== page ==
We have two hands-on volcano activities to share with you today. Both of them help demonstrate how the release of pressure causes lava to flow.
We had already spent a lot of time learning about plate tectonics. Earth’s volcanoes are generally found where Earth’s plates are expanding or converging. We looked closely at the parts of the volcano and also learned about the four types of volcanoes: shield volcanoes, cinder cone volcanoes, composite cone volcanoes, and caldera.
For our first activity, we made small “volcanoes” out of gelatin. To make our molds, we used 1 package of Gelatine (also spelled gelatin) and 1 cup boiling water. Stir til dissolved, pour into small cups or bowls and chill in the fridge for a few hours.
We cut a circle out of a paper plate and poked a hole in the middle before resting the gelatin volcano on top. Then we took a medicine syringe and filled it with water (dyed red). We pressed the water/dye up into the gelatin mold and watched as a “magma chamber” formed. Then we could see streaks as small “vents” were made.
What we didn’t remember at first, was to form a “crack” in our volcano!! Actually, I’m SO, SO glad we forgot because that drove home the point that volcanoes form along plates where there are large cracks in the surface of the Earth. We were unable to get the “lava” to explode out of the top of our volcano, until we got a needle and formed a “crack” in the gelatin! From then on we TRULY understood how/why volcanoes explode!!! So, if you’re willing to get your fingers pretty red (like ours are above)… I highly recommend doing it “wrong” and trying to figure out what went on when much of the “magma” squirts out along the bottom of the volcano.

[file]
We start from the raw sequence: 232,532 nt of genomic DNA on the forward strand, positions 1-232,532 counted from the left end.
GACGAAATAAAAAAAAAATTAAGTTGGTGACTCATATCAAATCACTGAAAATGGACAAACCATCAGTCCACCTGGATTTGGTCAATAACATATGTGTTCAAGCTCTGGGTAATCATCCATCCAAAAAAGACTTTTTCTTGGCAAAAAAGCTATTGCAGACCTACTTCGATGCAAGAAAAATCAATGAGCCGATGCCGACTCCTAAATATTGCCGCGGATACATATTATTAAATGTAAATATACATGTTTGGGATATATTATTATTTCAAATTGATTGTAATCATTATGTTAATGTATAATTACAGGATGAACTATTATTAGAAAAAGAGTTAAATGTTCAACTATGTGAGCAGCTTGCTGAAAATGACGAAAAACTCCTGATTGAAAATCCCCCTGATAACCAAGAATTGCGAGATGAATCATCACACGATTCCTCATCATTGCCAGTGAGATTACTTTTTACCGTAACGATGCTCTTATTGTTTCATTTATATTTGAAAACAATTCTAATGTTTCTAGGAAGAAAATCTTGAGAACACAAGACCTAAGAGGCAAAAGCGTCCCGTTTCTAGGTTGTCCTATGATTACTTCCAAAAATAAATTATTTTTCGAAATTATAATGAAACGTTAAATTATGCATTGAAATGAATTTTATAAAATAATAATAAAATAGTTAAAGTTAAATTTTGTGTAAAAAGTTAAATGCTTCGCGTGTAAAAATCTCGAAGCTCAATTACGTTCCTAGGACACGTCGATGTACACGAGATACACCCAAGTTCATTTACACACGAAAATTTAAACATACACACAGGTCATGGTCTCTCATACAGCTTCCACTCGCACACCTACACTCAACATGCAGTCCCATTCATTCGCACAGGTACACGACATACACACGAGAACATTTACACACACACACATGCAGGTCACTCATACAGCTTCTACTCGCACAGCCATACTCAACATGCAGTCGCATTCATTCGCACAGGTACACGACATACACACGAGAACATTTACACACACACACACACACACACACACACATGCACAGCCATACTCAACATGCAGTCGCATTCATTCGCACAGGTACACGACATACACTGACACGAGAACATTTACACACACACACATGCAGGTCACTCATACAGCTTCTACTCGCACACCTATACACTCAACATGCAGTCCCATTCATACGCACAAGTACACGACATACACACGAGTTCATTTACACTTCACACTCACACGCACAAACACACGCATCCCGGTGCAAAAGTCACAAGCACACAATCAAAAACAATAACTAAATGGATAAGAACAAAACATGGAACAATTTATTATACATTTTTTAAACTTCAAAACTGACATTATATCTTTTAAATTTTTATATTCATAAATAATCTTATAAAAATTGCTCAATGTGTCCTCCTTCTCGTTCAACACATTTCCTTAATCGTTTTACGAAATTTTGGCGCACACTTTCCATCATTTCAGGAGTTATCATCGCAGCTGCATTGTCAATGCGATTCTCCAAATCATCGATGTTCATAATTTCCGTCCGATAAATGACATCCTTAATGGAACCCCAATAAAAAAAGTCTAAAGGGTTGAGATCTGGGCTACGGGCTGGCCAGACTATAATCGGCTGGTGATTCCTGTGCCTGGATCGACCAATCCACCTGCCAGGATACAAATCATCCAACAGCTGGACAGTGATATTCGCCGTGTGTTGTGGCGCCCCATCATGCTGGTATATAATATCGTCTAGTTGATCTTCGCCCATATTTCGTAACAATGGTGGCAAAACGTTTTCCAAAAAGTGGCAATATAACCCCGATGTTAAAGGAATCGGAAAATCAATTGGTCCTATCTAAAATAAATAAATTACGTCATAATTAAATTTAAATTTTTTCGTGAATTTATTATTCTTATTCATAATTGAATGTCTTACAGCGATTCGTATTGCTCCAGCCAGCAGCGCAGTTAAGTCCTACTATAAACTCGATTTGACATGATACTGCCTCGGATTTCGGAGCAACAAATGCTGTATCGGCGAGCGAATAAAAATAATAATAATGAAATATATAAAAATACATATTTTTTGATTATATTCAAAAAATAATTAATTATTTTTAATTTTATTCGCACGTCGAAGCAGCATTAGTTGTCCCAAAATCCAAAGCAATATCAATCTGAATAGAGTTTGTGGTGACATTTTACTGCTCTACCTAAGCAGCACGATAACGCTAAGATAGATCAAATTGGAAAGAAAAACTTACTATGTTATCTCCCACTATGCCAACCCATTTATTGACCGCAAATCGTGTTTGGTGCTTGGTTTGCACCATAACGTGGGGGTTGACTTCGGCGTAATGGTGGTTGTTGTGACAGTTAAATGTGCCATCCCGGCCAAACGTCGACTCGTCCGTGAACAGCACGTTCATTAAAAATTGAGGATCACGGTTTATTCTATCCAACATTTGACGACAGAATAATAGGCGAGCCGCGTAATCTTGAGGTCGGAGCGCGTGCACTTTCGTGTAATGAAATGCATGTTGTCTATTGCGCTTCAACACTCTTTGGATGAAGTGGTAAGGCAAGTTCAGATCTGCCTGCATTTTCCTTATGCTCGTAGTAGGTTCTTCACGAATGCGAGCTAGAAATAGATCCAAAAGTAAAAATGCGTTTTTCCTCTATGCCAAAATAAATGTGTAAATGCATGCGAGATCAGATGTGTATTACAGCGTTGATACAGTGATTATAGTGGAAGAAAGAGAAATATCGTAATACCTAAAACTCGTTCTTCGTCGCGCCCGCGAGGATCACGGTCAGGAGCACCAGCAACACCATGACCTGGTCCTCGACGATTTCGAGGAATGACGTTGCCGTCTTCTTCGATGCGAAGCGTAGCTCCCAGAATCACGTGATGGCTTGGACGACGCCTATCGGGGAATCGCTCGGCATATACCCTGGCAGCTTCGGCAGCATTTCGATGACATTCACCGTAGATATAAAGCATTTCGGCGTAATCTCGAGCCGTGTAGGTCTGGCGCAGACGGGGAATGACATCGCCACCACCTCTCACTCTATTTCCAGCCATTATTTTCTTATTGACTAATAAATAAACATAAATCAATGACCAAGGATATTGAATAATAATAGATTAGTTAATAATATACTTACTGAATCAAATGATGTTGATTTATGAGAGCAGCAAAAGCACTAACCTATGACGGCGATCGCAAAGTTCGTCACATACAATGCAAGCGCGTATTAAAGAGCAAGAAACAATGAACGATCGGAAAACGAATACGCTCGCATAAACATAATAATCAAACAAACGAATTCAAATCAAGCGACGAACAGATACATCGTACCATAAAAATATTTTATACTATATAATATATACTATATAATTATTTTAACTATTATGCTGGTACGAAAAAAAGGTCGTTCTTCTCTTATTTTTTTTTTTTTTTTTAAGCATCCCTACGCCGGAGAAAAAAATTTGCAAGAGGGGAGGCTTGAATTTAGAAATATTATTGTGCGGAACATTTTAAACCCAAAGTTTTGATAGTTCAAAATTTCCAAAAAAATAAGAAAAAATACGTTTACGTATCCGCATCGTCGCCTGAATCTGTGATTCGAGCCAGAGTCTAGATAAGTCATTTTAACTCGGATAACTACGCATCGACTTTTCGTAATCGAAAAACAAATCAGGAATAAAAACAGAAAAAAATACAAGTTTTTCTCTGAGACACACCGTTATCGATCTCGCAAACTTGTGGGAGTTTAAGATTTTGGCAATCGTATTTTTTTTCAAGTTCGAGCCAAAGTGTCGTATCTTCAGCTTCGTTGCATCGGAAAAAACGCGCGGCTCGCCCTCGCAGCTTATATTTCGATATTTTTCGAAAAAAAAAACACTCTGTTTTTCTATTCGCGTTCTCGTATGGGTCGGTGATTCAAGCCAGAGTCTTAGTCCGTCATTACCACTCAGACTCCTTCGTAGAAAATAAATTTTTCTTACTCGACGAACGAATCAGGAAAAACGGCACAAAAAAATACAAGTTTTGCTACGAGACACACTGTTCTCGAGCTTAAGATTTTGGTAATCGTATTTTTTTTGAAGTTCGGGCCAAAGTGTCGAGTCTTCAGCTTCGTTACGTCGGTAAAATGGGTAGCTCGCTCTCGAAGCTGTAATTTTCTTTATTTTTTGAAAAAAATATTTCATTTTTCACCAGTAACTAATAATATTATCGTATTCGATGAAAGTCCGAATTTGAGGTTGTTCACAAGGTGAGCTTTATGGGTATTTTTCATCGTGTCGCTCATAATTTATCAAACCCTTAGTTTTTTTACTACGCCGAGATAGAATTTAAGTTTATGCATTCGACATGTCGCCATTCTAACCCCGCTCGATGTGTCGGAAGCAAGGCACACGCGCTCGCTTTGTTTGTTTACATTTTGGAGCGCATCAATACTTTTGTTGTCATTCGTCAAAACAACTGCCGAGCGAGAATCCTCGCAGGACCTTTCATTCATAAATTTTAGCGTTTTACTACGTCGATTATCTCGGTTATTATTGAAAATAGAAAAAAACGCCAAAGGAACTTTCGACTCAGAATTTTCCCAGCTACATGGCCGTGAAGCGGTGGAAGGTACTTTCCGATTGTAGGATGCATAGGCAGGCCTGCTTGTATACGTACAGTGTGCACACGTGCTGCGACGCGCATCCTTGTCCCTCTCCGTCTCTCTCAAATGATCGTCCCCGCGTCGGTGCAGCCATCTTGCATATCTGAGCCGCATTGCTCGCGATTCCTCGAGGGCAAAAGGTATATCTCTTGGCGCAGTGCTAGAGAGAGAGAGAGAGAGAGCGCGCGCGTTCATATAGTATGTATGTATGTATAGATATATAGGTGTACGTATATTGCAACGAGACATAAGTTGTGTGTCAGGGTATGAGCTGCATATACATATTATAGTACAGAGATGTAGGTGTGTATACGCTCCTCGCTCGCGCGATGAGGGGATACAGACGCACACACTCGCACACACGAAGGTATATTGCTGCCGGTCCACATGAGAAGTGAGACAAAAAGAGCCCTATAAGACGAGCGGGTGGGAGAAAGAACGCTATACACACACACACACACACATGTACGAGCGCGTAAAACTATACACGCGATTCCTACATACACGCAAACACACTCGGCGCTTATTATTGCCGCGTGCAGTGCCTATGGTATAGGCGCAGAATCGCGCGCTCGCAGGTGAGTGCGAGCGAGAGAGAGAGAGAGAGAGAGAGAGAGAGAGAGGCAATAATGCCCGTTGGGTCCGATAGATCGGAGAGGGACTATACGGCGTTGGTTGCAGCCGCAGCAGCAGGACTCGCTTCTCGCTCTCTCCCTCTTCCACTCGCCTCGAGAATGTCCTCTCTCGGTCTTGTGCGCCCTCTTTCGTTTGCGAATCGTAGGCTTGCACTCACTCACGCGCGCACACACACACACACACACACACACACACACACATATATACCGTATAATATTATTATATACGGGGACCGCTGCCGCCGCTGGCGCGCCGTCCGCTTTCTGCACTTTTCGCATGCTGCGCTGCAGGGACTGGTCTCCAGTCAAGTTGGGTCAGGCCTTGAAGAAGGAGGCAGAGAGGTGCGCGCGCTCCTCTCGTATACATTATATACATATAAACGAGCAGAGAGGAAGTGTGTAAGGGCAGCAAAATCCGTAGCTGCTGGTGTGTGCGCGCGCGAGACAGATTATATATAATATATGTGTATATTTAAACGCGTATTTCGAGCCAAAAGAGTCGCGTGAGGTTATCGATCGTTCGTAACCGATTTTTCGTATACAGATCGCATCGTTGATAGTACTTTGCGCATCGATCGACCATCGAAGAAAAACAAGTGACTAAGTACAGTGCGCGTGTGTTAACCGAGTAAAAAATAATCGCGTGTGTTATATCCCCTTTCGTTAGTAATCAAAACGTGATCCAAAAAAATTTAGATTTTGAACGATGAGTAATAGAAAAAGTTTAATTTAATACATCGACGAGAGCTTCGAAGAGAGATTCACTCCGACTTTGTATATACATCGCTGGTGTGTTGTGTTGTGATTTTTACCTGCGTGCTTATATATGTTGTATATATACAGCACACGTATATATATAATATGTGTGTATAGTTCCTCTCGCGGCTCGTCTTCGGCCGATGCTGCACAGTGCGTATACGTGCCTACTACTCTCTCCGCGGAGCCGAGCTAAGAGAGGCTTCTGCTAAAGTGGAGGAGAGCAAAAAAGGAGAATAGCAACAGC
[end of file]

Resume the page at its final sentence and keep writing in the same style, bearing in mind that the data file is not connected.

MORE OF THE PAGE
Then, take a needle, puncture your gelatin volcano and try again!
Of course, we also had to do the well-known baking soda – vinegar volcano. As always, the kids loved this! Don’t forget to mix the dish soap, dye and vinegar together before adding it to the baking soda. We did it backwards and our volcano was much pinker than it should have been!
What else did we do for this portion of our Earth Science unit?
We filled out these pages from the Earth Science Packet I made for the kids:
And as always, we read a number of books and science texts. ED especially loved Pompeii…Buried Alive! (Affiliate Link)
Some of the videos we watched for this portion of our unit included:
- National Geographic: Colliding Planets
- National Geographic: Forces of Nature
- How the Earth Was Made: The Ring of Fire
Our 50+ page Earth Science Packet is finally here!!
Learn how to make a earthquake shake table, more than a dozen hands-on activities on the layers of the earth, volcanoes, earthquakes, plate movement and more!
Topics include: Solar System, Layers of the Earth, Earth’s Axis and the Seasons, Latitude and Longitude, Plate Tectonics, Earthquakes, Volcanoes, 4 Types of Mountains
If you haven’t already checked out our hands-on activities on Plate Tectonics, be sure to visit this post!
You Might Be Interested in These Related Posts:
- Learning about the Solar System – Including the hands-on kit the kids loved assembling and painting.
- Earth Science: Timeline of Earth Activity – A Montessori activity that is meant to impress kids with the enormity of time on Earth.
- Earth’s Geologic Timeline – Earth’s history separated by eons in a way the kids could really understand
- Earth Science – Layers of the Earth Activity
- Learning about Latitude and Longitude, Using a Compass
- Earth Science: Plate Movement Hands-On Activities
- Tissue Paper Volcano - Create a 3-D volcano image. The kids LOVED this craft
- Hands-On Volcano Activities: Gelatin Volcan0 & Paper Mache Volcano – We learned SO much from the gelatin volcano activity. I highly recommend doing this for understanding how lava flows as it does.
- Making a Shake Table for our Earthquake Studies - This post has a short video on how we made our shake table
- Earth Science Activities: Earthquakes, Plate Movement, Mountain Formation, the 4 Types of Mountains
- Free Earth Science Packet: Layers of the Atmosphere This is a 19 page packet with activities we did when learning about the layers of the Earth’s atmosphere